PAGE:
My latest book has been twenty years in the making and was born of my lifelong obsession with Tarzan and the works of Edgar Rice Burroughs.
I first became aware of Tarzan in the TV series starring Ron Ely
and the old black and white movies of Johnny Weissmuller
– for many, the quintessential ape man.
There was a series on the Disney Channel in the early 1990s in which Tarzan (Wolf Larson) was depicted as an articulate and, of course, buff champion of the environment. This series first gave me the idea for a TV sitcom in which Tarzan, Jane et al decamp from Africa and move into a suburban semi-detached in my home town of Dudley. I wrote six episodes and submitted them to the BBC. I was invited to a meeting at Broadcasting House where I was told they loved my ‘ear’ for dialogue but weren’t sold on the concept. There was no mileage in it, I was told
Since then, Disney released a full-length animated feature Tarzan, which did rather well, and the character continues to enjoy popularity. This year there was a truly dreadful animated update from Germany that is best ignored, and there is a new live-action film Tarzan the Untamed being made for release in 2016.
2012 saw Tarzan’s centenary and so I was prompted to dig out my old scripts and do something with them. I wanted them out in the world in some form but I wanted any novelisation to add something to the quick-fire dialogue and slapstick situations I had come up with twenty years ago.
I decided to write the novel from the point of view of one of the main characters. I chose not to do it through Man’s eyes (he’s called Man, not Tarzan, for copyright issues) because he is a man of few words, although far from unintelligent. I opted for his mate, here called Lady Jane – in my version, she is the one of aristocratic background – this meant she could articulate her thoughts and experiences. I imagine her as something like Maureen O’Sullivan from the Weissmuller films. Coming from a privileged background before she wound up in the jungle, Lady Jane knows little of the ways of the world anyway, having been sheltered from harsh realities and domestic chores by wealth and status.
It’s a fish-out-of-water story, in much the same vein as the alien family unit in 3rd Rock From The Sun or, of course, good old George of the Jungle – I didn’t want my Man to be as goofy and dim as the lovable George, but wise and quick-witted. My king of the jungle is quick to adapt; he chooses not to waste words and always gets his point across.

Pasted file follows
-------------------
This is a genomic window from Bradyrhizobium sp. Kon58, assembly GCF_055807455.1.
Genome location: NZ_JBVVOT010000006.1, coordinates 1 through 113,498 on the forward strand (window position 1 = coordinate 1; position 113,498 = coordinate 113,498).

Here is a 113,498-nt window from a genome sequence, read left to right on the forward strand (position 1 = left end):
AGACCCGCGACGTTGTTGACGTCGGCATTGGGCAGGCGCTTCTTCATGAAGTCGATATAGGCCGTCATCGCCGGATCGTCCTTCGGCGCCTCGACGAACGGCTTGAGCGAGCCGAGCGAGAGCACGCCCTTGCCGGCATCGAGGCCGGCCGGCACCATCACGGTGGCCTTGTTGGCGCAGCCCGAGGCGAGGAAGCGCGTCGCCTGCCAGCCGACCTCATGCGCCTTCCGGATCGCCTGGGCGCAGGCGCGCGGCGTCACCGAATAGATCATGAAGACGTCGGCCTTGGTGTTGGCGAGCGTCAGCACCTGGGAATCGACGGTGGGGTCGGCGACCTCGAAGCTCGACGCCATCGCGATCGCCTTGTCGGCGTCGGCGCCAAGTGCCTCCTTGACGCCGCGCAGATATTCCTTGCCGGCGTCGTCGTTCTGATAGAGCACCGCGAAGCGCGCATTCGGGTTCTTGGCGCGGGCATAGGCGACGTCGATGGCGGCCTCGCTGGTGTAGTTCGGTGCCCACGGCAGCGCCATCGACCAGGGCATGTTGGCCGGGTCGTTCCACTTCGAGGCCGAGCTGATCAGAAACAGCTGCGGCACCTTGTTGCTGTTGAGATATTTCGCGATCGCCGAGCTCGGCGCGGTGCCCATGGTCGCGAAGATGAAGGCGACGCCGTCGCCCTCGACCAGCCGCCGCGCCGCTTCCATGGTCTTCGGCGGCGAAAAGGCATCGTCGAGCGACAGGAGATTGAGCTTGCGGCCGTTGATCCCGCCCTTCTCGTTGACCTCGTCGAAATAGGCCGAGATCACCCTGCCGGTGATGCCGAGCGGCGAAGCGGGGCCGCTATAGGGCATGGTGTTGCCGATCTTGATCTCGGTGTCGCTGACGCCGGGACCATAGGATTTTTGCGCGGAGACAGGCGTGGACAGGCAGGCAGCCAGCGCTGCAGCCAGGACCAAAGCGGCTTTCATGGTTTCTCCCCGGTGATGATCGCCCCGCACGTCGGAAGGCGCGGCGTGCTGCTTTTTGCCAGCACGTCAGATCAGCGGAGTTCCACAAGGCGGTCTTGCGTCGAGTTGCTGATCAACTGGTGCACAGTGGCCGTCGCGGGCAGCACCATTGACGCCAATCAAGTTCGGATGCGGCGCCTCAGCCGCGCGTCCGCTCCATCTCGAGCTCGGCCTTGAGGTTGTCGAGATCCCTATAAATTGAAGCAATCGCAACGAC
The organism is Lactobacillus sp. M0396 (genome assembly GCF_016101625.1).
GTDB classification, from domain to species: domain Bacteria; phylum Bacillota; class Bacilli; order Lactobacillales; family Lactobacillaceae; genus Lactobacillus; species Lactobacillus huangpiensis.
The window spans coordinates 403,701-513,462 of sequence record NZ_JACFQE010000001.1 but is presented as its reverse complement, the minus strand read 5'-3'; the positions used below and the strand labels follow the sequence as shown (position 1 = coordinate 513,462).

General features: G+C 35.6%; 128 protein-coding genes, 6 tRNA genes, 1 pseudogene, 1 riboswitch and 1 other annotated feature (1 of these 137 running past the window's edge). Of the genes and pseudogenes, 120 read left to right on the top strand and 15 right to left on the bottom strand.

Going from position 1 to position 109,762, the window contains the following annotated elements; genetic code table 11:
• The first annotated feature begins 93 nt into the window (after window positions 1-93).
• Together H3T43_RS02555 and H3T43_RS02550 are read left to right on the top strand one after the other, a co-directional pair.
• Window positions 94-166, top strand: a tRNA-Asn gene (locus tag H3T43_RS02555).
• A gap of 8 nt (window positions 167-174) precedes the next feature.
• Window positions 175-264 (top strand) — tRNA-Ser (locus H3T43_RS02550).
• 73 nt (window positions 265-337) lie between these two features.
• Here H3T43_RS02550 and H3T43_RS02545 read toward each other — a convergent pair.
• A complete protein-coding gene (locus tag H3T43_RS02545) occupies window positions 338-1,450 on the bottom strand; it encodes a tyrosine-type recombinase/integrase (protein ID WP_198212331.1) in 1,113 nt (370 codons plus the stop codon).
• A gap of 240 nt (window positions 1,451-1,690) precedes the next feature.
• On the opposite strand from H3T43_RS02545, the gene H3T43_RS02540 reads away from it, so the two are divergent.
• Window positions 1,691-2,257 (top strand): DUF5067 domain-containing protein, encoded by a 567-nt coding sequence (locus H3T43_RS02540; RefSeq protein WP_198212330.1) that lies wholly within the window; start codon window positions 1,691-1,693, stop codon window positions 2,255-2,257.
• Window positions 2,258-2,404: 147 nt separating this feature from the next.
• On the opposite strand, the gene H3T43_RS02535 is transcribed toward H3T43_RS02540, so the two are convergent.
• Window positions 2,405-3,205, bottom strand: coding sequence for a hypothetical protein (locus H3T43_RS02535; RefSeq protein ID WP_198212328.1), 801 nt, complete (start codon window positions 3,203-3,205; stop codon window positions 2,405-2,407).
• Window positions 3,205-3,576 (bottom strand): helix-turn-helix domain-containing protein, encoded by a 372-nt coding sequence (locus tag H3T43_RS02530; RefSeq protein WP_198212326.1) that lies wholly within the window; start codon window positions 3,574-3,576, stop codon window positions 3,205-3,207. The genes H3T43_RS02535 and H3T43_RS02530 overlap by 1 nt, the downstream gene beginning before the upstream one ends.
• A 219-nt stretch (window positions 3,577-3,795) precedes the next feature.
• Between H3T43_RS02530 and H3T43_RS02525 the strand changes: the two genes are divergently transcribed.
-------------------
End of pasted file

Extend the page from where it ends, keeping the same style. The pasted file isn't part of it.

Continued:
Man and Lady have a son, a child they found after a plane crashed into the jungle. Lady Jane insists on calling him Baby even though he is now 13, while Man opts for Son or Sonny instead. Completing the family group is Uncle Mjomba (Swahili for ‘uncle’) a mysterious chimpanzee-like figure, who may or may not be human, who could in fact be the missing link…
Together and separately the family have mishaps and adventures as they try to come to terms with so-called civilised life. Going to the supermarket poses challenges and excitement, for example; and being a Burroughs fan, I tried to include as much sensational action as I could. Some scenes from the original scripts had to go completely – others had to be reimagined, and I invented a story arc to break up the episodic nature of the series.
The setting is now ‘Dedley’ the fictionalised version of my home town that features in my Brough & Miller detective series and also my ghost story Poor Jacky. Dedley is a place where anything can happen and usually does. Places based on real-life locations feature in the story: Dedley has its own zoo, for example – I couldn’t do a Tarzan-like story without wild animals.
This satirical look at modern life throws up some questions about the way we live. I don’t agree with all of the opinions expressed by the characters but there is a lot of me in this book, speaking through one mouthpiece or another.
Jungle Out There is published by Andrews UK and will be available to download in all formats.